Earlier this month, the European Court of Human Rights ruled that Belgium’s 2011 ban on the naqib was legal while in February this year, Germany passed legislation to ban the burqa and the veil. France passed its ban in 2011 as did Bulgaria. Last year, The Netherlands banned it in some public places, such as hospitals and schools. In 2013, the Ticino region in Switzerland voted to ban the burqa in public areas and the same year, Catalonia in Spain also legislated a ban.

Recently, a young Saudi woman was arrested in Riyadh for wearing “unmodest clothes”, a miniskirt and crop top in a video, rather than parade in an abaya, a long, loose robe as dictated by Saudi rules.

Just previously, there was controversial comment about the 32 scantily-clad female contestants in Miss Universe Australia, who asserted angrily that women are more than “a physical ideal,” according to adolescent psychologist, Dr Michael Carr-Gregg. Why, he asks, were there two segments “where (the contestants)…are judged practically nude?..Does this…not send a message to my female clients that they should be valued and prized only for their physical appearance?Isn’t it promoting an obsession with body shape and a physical ideal that 99 per cent of women can never achieve?”

Female columnist at The Age, Melissa Singer, attending her first beauty pageant, said: ” I am all for women wearing whatever they want. But being judged for it is a different matter.” Isn’t that exactly what she’s doing by highlighting the “practically nude” appearance of the contestants, making a judgment about the “more superficial- and frankly exploitative- aspects” of the bikini segment.  However, in 2014, the Miss World pageant banned the bikini after 63 years asserting “It doesn’t do anything for the woman. And it doesn’t do anything for any of us.” Miss Teen USA has replaced bikinis with active wear. Judgments are made about what women wear on a consistent basis; paradoxically, being too covered up or not being covered enough. Will what women wear ever become extraneous to who they are as human beings?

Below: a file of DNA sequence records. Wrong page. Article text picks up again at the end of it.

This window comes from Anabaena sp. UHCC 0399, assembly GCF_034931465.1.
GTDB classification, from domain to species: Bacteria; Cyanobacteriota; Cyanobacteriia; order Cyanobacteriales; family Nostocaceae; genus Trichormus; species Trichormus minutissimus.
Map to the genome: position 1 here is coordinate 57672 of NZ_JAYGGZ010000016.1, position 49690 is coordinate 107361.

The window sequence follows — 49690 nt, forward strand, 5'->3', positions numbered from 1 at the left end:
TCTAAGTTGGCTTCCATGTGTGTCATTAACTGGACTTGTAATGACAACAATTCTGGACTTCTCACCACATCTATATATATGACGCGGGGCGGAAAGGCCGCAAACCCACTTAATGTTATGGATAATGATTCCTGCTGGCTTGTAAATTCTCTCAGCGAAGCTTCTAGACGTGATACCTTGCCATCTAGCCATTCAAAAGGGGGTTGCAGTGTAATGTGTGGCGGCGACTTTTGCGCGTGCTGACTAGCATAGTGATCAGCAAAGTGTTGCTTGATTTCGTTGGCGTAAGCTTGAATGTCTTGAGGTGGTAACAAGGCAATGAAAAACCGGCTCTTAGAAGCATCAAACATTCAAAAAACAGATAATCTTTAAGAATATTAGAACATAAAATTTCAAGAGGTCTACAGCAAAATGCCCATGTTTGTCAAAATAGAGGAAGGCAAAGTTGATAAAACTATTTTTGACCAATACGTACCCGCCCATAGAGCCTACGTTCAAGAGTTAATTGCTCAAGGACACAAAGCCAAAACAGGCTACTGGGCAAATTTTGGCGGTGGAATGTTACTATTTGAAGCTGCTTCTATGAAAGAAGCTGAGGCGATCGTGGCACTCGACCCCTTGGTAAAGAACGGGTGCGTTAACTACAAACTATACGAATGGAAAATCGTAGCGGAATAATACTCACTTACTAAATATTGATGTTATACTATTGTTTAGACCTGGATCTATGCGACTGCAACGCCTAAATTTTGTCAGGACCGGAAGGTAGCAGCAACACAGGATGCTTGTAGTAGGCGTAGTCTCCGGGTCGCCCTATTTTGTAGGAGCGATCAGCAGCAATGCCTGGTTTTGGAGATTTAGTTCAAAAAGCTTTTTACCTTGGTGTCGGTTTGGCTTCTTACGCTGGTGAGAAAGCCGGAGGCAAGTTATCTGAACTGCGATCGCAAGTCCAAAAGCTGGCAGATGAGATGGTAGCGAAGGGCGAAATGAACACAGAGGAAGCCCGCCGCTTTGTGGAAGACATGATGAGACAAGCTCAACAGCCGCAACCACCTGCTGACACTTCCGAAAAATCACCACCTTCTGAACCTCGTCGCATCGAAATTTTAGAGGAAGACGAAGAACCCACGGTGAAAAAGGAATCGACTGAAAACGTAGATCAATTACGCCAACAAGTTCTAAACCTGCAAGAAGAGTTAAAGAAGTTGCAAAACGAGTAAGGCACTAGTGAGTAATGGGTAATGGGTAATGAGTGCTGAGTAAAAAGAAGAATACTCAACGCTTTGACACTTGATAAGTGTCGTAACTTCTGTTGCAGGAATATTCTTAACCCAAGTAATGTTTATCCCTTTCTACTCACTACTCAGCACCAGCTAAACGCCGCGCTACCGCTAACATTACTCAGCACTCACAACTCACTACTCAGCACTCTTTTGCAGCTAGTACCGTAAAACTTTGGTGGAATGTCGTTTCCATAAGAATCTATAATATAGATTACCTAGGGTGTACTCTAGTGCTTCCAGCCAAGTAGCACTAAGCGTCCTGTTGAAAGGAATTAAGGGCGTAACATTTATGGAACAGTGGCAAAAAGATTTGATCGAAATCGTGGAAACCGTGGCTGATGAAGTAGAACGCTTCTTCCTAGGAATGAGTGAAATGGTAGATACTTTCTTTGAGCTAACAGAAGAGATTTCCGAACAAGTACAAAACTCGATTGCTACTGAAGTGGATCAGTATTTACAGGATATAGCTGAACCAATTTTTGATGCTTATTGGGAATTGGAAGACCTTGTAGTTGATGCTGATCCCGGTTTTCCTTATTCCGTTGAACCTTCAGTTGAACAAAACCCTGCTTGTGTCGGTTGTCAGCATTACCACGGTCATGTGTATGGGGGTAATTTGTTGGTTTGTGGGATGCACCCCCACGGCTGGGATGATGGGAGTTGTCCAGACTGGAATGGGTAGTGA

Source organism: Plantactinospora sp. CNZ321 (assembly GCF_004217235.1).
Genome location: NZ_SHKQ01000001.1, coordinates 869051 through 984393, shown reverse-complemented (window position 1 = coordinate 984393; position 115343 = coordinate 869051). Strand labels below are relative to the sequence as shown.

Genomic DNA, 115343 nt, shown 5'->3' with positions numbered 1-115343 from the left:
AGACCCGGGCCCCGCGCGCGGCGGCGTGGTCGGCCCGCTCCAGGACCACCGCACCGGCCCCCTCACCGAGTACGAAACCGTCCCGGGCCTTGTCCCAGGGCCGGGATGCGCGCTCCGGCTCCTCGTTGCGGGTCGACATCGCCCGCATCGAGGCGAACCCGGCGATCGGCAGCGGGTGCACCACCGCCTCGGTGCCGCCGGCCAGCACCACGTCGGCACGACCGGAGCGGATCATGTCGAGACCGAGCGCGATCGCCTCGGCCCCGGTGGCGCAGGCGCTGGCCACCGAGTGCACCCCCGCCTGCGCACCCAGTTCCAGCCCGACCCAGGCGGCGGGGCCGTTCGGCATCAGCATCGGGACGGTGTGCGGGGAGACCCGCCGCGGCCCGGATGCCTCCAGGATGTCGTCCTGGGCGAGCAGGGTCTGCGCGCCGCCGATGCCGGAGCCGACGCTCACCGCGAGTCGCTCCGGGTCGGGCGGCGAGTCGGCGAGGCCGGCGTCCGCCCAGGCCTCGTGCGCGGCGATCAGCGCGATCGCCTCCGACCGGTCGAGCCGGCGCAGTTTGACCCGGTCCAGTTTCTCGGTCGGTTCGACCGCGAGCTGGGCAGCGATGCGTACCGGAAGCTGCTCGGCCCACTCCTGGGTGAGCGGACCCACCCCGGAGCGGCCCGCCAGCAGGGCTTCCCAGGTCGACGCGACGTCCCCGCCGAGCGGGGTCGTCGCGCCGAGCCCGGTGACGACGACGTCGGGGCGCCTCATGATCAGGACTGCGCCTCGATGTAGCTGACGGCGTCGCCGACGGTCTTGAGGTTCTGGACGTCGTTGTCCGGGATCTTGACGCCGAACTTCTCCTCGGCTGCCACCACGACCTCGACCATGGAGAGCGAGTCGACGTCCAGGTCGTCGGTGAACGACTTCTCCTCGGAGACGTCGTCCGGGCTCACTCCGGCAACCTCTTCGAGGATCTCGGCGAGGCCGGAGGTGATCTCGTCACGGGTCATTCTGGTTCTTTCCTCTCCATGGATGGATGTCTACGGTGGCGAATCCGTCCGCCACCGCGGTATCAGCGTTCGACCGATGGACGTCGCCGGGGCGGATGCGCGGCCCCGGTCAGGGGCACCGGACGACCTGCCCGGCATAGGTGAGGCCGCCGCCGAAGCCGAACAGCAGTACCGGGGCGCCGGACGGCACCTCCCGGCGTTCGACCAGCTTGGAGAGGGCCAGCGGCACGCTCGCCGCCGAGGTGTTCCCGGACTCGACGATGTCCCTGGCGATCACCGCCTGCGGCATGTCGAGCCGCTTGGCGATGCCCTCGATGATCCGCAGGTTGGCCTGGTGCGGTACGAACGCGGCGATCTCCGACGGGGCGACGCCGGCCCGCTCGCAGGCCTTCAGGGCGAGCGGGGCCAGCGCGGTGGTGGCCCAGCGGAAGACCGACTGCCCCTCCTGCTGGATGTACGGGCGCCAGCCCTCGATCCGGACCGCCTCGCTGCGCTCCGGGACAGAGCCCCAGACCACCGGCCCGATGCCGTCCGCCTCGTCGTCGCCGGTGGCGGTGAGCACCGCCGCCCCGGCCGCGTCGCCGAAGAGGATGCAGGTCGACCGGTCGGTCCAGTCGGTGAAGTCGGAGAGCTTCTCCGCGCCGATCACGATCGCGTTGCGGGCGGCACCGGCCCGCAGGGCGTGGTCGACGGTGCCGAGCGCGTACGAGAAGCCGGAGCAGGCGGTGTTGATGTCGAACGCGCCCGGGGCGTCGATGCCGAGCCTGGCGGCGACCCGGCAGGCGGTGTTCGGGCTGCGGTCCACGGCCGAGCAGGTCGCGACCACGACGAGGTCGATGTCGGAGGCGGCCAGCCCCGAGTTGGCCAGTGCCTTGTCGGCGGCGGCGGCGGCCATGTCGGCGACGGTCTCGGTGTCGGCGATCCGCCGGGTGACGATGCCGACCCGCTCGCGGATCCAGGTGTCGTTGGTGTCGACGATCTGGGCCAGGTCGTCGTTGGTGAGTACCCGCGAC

Obviously, what a female can legally wear depends on what country she lives in with the burqa bans in various European countries purportedly legislated because of identity issues relating to terrorism. Despite the justification of national security, it seems what women wear, be it on a public street or the catwalk, excites controversy.

A female acquaintance once told me she didn’t want to be “swamped” in the streets of Melbourne by women in burqas, safety not the significant factor. She found them an affront to her aesthetic.